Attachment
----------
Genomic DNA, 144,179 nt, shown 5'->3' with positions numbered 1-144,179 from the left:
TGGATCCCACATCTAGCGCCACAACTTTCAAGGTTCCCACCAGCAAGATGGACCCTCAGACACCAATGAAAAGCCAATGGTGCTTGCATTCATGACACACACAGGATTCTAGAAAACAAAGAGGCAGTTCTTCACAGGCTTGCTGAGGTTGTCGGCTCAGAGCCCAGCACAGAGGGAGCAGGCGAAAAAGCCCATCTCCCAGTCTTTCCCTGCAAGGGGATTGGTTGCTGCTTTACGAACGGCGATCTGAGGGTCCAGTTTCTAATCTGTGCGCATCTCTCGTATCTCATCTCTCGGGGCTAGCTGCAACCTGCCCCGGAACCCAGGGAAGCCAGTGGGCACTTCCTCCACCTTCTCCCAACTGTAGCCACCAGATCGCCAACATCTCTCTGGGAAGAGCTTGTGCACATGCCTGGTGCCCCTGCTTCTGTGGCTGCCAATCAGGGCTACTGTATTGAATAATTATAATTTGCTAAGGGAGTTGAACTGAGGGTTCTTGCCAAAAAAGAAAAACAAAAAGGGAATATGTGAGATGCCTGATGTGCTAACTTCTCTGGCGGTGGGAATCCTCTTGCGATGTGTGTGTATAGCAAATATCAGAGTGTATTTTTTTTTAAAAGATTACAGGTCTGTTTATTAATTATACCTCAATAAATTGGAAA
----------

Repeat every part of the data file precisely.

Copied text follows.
Genomic DNA, 144,179 nt, shown 5'->3' with positions numbered 1-144,179 from the left:
TGGATCCCACATCTAGCGCCACAACTTTCAAGGTTCCCACCAGCAAGATGGACCCTCAGACACCAATGAAAAGCCAATGGTGCTTGCATTCATGACACACACAGGATTCTAGAAAACAAAGAGGCAGTTCTTCACAGGCTTGCTGAGGTTGTCGGCTCAGAGCCCAGCACAGAGGGAGCAGGCGAAAAAGCCCATCTCCCAGTCTTTCCCTGCAAGGGGATTGGTTGCTGCTTTACGAACGGCGATCTGAGGGTCCAGTTTCTAATCTGTGCGCATCTCTCGTATCTCATCTCTCGGGGCTAGCTGCAACCTGCCCCGGAACCCAGGGAAGCCAGTGGGCACTTCCTCCACCTTCTCCCAACTGTAGCCACCAGATCGCCAACATCTCTCTGGGAAGAGCTTGTGCACATGCCTGGTGCCCCTGCTTCTGTGGCTGCCAATCAGGGCTACTGTATTGAATAATTATAATTTGCTAAGGGAGTTGAACTGAGGGTTCTTGCCAAAAAAGAAAAACAAAAAGGGAATATGTGAGATGCCTGATGTGCTAACTTCTCTGGCGGTGGGAATCCTCTTGCGATGTGTGTGTATAGCAAATATCAGAGTGTATTTTTTTTTAAAAGATTACAGGTCTGTTTATTAATTATACCTCAATAAATTGGAAA